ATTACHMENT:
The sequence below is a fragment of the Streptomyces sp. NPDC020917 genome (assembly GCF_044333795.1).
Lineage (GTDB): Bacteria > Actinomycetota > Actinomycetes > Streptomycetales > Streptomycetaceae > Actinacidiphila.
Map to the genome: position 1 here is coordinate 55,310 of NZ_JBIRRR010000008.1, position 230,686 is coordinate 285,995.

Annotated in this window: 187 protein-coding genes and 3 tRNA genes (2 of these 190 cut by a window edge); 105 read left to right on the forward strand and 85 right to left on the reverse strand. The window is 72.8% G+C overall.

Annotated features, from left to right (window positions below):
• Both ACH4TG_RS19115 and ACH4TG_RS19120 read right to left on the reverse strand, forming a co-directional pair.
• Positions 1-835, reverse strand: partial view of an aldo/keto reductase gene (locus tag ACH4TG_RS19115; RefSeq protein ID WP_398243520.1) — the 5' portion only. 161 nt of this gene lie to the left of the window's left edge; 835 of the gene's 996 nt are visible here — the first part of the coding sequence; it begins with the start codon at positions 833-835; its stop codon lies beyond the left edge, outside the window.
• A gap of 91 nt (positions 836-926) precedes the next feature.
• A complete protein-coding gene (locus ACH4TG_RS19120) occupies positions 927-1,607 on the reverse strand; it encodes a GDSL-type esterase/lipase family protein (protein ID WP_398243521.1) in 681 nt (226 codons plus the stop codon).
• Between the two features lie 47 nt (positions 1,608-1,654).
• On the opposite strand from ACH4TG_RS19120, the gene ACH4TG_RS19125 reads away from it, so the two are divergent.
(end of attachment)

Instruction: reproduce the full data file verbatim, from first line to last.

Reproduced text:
The sequence below is a fragment of the Streptomyces sp. NPDC020917 genome (assembly GCF_044333795.1).
Lineage (GTDB): Bacteria > Actinomycetota > Actinomycetes > Streptomycetales > Streptomycetaceae > Actinacidiphila.
Map to the genome: position 1 here is coordinate 55,310 of NZ_JBIRRR010000008.1, position 230,686 is coordinate 285,995.

Annotated in this window: 187 protein-coding genes and 3 tRNA genes (2 of these 190 cut by a window edge); 105 read left to right on the forward strand and 85 right to left on the reverse strand. The window is 72.8% G+C overall.

Annotated features, from left to right (window positions below):
• Both ACH4TG_RS19115 and ACH4TG_RS19120 read right to left on the reverse strand, forming a co-directional pair.
• Positions 1-835, reverse strand: partial view of an aldo/keto reductase gene (locus tag ACH4TG_RS19115; RefSeq protein ID WP_398243520.1) — the 5' portion only. 161 nt of this gene lie to the left of the window's left edge; 835 of the gene's 996 nt are visible here — the first part of the coding sequence; it begins with the start codon at positions 833-835; its stop codon lies beyond the left edge, outside the window.
• A gap of 91 nt (positions 836-926) precedes the next feature.
• A complete protein-coding gene (locus ACH4TG_RS19120) occupies positions 927-1,607 on the reverse strand; it encodes a GDSL-type esterase/lipase family protein (protein ID WP_398243521.1) in 681 nt (226 codons plus the stop codon).
• Between the two features lie 47 nt (positions 1,608-1,654).
• On the opposite strand from ACH4TG_RS19120, the gene ACH4TG_RS19125 reads away from it, so the two are divergent.